Proceedings of the 1st Workshop on Multilingual Representation Learning

In this paper we analyze the extent to which contextualized sense embeddings, i.e., sense embeddings that are computed based on contextualized word embeddings, are transferable across languages.To this end, we compiled a unified cross-lingual benchmark for Word Sense Disambiguation. We then propose two simple strategies to transfer sense-specific knowledge across languages and test them on the benchmark.Experimental results show that this contextualized knowledge can be effectively transferred to similar languages through pre-trained multilingual language models, to the extent that they can out-perform monolingual representations learnednfrom existing language-specific data.

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WiC-TSV: An Evaluation Benchmark for Target Sense Verification of Words in Context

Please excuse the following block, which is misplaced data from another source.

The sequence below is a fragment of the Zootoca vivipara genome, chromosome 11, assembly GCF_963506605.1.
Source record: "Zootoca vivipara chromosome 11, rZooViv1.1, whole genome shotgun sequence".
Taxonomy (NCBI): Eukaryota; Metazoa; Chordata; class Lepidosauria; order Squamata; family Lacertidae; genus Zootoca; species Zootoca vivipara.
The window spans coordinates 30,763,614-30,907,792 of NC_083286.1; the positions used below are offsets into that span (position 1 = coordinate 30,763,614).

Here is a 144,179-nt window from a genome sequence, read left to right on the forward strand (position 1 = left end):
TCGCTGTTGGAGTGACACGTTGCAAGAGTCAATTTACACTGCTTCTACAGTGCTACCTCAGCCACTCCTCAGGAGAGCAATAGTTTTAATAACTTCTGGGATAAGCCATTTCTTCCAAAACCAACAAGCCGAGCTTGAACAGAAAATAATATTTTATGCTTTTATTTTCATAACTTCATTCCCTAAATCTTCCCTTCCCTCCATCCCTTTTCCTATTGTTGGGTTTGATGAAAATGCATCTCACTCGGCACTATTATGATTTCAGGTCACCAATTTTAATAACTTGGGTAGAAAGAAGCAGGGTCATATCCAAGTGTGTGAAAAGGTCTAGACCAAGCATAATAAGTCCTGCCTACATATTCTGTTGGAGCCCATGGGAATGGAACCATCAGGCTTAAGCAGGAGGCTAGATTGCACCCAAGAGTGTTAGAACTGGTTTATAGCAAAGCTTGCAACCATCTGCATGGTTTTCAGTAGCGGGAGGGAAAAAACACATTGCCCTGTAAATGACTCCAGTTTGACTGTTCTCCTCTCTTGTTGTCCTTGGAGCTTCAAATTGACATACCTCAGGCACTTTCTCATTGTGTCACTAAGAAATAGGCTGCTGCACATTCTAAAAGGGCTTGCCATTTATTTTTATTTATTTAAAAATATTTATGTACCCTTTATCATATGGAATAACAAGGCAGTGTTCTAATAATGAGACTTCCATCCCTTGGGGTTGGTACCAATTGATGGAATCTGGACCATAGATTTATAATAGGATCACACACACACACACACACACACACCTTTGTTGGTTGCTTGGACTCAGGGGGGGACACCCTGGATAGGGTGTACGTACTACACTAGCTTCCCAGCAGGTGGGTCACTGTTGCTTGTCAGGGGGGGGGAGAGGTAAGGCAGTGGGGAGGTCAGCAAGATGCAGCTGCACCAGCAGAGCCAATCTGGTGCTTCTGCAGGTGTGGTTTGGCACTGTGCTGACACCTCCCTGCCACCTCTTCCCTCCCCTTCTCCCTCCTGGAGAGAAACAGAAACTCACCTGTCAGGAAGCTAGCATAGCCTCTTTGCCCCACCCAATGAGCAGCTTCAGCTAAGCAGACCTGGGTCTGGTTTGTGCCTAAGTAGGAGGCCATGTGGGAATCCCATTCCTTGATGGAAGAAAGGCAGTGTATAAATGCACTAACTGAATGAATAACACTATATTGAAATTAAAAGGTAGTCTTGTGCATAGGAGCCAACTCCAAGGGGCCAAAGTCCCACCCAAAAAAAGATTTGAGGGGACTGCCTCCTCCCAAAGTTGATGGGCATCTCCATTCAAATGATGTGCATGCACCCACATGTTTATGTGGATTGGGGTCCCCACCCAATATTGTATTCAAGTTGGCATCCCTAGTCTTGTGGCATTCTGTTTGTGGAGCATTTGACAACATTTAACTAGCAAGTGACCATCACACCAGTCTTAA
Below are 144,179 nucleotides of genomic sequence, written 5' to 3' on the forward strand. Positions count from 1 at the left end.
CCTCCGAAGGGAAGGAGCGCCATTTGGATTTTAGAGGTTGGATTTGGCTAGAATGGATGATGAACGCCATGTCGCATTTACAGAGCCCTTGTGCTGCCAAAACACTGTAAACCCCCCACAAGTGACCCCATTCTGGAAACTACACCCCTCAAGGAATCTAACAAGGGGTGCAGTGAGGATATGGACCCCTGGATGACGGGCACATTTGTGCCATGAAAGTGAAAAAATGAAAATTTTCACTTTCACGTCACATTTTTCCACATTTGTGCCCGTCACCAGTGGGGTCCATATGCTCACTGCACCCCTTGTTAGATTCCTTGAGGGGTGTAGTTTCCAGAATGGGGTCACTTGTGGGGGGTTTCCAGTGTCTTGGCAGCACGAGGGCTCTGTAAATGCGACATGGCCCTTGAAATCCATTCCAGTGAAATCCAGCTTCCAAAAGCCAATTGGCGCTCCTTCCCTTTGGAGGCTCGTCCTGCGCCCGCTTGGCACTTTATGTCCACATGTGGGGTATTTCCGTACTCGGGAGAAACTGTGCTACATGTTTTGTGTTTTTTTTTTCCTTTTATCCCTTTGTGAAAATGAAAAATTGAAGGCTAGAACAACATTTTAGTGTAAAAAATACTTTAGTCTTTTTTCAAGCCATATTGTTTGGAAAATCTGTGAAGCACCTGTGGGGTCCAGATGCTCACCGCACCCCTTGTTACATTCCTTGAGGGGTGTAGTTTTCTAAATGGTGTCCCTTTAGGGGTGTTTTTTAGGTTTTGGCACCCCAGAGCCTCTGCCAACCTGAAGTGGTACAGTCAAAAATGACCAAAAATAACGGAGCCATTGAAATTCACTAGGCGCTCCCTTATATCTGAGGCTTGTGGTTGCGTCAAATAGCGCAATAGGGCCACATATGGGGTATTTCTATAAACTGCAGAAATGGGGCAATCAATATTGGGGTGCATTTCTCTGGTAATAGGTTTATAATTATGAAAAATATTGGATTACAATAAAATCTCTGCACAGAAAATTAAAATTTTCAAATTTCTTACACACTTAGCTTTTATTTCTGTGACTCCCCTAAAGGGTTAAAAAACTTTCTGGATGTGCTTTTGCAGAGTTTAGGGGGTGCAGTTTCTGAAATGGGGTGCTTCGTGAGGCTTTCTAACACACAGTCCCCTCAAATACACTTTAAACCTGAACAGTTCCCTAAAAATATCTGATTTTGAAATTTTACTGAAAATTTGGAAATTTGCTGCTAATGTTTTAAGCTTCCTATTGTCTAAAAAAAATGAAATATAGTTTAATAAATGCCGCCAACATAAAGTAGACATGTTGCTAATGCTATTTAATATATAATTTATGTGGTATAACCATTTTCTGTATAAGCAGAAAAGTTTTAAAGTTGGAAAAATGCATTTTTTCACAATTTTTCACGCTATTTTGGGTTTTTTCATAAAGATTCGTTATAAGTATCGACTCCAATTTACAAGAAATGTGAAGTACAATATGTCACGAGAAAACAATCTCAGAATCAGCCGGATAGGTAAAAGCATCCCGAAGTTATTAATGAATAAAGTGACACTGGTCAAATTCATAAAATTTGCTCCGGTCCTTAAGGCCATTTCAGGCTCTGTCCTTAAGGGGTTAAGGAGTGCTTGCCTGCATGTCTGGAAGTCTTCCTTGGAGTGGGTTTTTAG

Anna Breit | Artem Revenko | Kiamehr Rezaee | Mohammad Taher Pilehvar | Jose Camacho-Collados
Proceedings of the 16th Conference of the European Chapter of the Association for Computational Linguistics: Main Volume

We present WiC-TSV, a new multi-domain evaluation benchmark for Word Sense Disambiguation. More specifically, we introduce a framework for Target Sense Verification of Words in Context which grounds its uniqueness in the formulation as binary classification task thus being independent of external sense inventories, and the coverage of various domains. This makes the dataset highly flexible for the evaluation of a diverse set of models and systems in and across domains. WiC-TSV provides three different evaluation settings, depending on the input signals provided to the model. We set baseline performance on the dataset using state-of-the-art language models. Experimental results show that even though these models can perform decently on the task, there remains a gap between machine and human performance, especially in out-of-domain settings. WiC-TSV data is available at